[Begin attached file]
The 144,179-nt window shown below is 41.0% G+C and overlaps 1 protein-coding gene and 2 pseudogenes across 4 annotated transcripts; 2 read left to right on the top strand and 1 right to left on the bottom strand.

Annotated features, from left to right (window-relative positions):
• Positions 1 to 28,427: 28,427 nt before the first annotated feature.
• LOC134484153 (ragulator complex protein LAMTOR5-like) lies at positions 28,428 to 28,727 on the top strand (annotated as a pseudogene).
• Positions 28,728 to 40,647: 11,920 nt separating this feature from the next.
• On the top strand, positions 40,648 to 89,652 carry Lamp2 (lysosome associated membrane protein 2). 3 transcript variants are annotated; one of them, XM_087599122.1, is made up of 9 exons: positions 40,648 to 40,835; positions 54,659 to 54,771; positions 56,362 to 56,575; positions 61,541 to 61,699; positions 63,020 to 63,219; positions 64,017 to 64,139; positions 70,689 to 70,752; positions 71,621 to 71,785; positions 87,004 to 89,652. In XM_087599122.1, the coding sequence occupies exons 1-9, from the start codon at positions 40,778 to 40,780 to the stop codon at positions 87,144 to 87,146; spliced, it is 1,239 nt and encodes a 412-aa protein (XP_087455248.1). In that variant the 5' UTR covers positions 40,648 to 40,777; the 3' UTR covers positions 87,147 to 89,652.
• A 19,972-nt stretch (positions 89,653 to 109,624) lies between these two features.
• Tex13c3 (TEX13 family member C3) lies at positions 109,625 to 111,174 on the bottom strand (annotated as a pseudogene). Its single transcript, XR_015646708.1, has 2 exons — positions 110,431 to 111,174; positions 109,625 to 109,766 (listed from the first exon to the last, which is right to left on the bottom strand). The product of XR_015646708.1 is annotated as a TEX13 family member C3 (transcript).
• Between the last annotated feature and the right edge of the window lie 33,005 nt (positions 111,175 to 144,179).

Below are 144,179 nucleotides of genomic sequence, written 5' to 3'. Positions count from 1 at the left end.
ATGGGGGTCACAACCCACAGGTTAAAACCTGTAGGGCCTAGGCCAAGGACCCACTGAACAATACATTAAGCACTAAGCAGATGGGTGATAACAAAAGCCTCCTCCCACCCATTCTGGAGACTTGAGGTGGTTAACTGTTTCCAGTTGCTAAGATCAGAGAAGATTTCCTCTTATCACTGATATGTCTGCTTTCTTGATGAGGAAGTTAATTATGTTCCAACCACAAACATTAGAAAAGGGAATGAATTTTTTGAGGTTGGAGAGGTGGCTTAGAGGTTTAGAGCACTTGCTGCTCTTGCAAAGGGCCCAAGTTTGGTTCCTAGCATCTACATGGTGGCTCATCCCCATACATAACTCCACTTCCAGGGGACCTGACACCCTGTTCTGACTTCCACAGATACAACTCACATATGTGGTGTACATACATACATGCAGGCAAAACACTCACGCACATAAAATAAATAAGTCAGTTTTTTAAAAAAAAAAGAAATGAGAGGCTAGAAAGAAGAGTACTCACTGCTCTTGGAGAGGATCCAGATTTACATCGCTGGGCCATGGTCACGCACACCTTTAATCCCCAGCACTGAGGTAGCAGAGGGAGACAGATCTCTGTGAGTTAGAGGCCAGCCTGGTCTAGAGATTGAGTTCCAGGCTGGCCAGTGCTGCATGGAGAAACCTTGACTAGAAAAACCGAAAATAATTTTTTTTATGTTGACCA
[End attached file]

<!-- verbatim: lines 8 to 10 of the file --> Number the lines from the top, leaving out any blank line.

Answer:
• Tex13c3 (TEX13 family member C3) lies at positions 109,625 to 111,174 on the bottom strand (annotated as a pseudogene). Its single transcript, XR_015646708.1, has 2 exons — positions 110,431 to 111,174; positions 109,625 to 109,766 (listed from the first exon to the last, which is right to left on the bottom strand). The product of XR_015646708.1 is annotated as a TEX13 family member C3 (transcript).
• Between the last annotated feature and the right edge of the window lie 33,005 nt (positions 111,175 to 144,179).

Below are 144,179 nucleotides of genomic sequence, written 5' to 3'. Positions count from 1 at the left end.